3. Child and youth care has developed a model of social competence rather than a pathology-based orientation to child development. This is sometimes referred to as a "developmental perspective". Child and youth care workers believe that children are doing the best they can at any given moment, and that we can best assist the child by working toward "the next step", by building on existing strengths and abilities.
  4. Child and youth care is based on (but not restricted to) direct, day to day work with children and youth in their environment. Unlike many other professionals, child and youth care workers do not operate in a single setting or on an interview or sessional basis. We go to where the child is, as determined by the needs of the child. For example, in Canada we work in residential centres, community schools, hospitals, family homes, day programs, youth detention centres and on the streets.
  5. Child and youth care involves the development of therapeutic relationships with children, their families, and other informal and formal helpers. Such therapeutic relationships lie at the very centre of our work, and they combine the freshness and intimacy of the "personal" with the rigour and goal-directedness of the "professional". The development of such therapeutic relationships requires an integration of a complex constellation of knowledge, skills, and elements of self. In short, it requires a high level of personal/professional development on the part of the worker.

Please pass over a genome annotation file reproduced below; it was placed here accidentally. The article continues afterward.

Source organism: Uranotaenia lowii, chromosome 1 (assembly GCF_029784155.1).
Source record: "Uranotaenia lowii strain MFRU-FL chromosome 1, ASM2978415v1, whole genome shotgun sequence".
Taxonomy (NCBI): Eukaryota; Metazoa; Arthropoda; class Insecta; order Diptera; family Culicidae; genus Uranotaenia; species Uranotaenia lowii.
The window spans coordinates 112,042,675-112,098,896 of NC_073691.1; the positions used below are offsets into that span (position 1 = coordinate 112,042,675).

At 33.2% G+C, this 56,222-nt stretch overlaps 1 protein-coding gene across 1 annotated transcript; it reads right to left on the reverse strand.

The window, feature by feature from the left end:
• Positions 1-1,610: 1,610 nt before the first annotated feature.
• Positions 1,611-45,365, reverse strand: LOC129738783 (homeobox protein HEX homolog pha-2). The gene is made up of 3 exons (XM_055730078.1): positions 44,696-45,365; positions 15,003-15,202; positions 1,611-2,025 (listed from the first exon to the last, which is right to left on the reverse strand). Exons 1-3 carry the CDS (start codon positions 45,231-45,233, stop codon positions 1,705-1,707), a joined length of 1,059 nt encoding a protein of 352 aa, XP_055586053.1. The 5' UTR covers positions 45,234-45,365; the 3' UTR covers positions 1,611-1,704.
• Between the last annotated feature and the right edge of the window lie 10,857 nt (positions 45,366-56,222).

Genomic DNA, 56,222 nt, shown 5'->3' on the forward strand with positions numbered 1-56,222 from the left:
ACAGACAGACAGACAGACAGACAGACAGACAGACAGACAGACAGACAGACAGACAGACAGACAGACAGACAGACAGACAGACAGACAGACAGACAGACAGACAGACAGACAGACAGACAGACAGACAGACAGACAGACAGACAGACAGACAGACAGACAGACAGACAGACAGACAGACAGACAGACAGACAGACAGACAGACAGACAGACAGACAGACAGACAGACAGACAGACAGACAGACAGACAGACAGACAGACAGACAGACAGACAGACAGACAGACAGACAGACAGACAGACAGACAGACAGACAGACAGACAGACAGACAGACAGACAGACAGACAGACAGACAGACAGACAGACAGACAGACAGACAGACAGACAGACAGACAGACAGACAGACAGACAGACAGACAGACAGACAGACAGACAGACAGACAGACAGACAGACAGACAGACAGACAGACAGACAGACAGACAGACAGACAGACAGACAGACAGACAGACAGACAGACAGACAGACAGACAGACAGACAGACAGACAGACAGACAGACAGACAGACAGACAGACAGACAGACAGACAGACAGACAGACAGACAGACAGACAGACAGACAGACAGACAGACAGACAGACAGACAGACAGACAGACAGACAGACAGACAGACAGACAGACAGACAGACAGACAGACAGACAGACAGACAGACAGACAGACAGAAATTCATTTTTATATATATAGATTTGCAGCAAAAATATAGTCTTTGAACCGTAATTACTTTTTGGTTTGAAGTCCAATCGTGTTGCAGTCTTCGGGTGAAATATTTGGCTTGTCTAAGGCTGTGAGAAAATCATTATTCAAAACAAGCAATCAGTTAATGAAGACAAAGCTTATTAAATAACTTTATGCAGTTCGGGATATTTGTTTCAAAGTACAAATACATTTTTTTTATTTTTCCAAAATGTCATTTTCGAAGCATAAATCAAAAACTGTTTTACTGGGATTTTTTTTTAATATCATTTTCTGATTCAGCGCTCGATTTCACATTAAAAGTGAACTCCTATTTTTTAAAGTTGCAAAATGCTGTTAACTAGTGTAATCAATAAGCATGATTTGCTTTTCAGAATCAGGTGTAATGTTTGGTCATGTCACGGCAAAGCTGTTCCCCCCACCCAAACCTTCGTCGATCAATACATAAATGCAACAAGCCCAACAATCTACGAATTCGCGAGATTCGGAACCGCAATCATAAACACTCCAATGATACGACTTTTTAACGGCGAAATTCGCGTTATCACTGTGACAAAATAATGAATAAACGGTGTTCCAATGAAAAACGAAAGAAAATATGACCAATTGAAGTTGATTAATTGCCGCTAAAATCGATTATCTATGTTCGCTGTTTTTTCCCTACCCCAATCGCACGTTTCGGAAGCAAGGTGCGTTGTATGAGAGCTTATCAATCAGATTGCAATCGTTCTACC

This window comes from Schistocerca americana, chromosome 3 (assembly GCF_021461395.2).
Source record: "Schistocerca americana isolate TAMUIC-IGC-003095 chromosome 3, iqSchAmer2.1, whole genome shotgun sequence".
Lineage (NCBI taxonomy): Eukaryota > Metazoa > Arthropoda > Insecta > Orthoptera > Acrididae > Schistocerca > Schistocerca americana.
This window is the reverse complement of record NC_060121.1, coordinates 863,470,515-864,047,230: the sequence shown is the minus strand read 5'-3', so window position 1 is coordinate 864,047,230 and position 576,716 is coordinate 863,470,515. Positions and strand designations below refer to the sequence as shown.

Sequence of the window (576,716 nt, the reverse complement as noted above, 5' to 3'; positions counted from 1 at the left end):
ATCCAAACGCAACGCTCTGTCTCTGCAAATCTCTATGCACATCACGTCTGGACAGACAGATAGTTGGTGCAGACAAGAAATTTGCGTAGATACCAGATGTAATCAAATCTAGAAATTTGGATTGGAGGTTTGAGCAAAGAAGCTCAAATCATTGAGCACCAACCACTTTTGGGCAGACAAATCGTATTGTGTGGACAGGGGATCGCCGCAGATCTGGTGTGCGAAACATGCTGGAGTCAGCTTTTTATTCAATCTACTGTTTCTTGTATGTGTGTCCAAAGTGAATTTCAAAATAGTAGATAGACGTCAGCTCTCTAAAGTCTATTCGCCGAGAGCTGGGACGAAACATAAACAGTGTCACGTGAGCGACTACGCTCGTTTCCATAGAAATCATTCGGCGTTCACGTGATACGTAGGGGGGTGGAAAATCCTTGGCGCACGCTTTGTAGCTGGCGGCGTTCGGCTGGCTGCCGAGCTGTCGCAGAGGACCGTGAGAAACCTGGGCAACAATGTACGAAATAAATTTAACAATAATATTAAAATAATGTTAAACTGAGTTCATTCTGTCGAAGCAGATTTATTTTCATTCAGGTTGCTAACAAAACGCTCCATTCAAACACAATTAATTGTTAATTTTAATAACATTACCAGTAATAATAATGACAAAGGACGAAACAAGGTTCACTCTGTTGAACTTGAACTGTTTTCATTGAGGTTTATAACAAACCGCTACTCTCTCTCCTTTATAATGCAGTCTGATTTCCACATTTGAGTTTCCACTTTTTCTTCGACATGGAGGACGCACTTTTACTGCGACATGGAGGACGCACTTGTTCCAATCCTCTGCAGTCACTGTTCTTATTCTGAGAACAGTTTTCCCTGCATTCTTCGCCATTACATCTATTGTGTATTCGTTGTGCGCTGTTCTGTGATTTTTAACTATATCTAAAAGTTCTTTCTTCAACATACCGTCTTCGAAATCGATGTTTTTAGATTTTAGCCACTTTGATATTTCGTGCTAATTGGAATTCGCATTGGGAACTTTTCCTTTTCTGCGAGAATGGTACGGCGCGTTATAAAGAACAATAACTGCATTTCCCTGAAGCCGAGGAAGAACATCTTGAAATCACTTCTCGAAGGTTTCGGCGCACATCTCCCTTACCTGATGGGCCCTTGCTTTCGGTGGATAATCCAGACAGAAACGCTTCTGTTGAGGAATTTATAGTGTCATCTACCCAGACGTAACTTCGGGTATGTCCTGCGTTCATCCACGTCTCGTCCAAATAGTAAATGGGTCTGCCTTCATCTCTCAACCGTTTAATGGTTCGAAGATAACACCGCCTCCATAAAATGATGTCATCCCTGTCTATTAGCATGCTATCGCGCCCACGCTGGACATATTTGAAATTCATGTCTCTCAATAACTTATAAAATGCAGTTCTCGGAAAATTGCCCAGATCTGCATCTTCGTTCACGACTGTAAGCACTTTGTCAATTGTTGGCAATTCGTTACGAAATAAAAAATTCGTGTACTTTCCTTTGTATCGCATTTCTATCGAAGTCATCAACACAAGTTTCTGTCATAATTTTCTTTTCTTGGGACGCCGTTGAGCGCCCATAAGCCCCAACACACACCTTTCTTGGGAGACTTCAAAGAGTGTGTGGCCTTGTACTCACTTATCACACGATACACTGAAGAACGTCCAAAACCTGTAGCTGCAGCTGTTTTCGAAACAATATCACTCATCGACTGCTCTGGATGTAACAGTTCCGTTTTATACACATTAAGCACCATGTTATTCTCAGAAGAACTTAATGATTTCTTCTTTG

Child and youth care work in schools

Our school system recognizes the need for child and youth care professionals. School counsellors receive only minimal training in counselling skills. Child and youth care professionals are hired to work with children and youth who are at risk, are emotionally disturbed, who are dealing with grief and loss issues or are not functioning at their optimum level.

As youth and family counsellors we look beyond the students’ behaviour to the ecological environment in which the child functions. We contact the family, realising that troubled children usually come from troubled homes. Child and youth care workers plan programs that become part of the school curriculum, i.e. life skills or social skills. In recent years, programs have been established for young girls who became pregnant while still in high school. Tasks included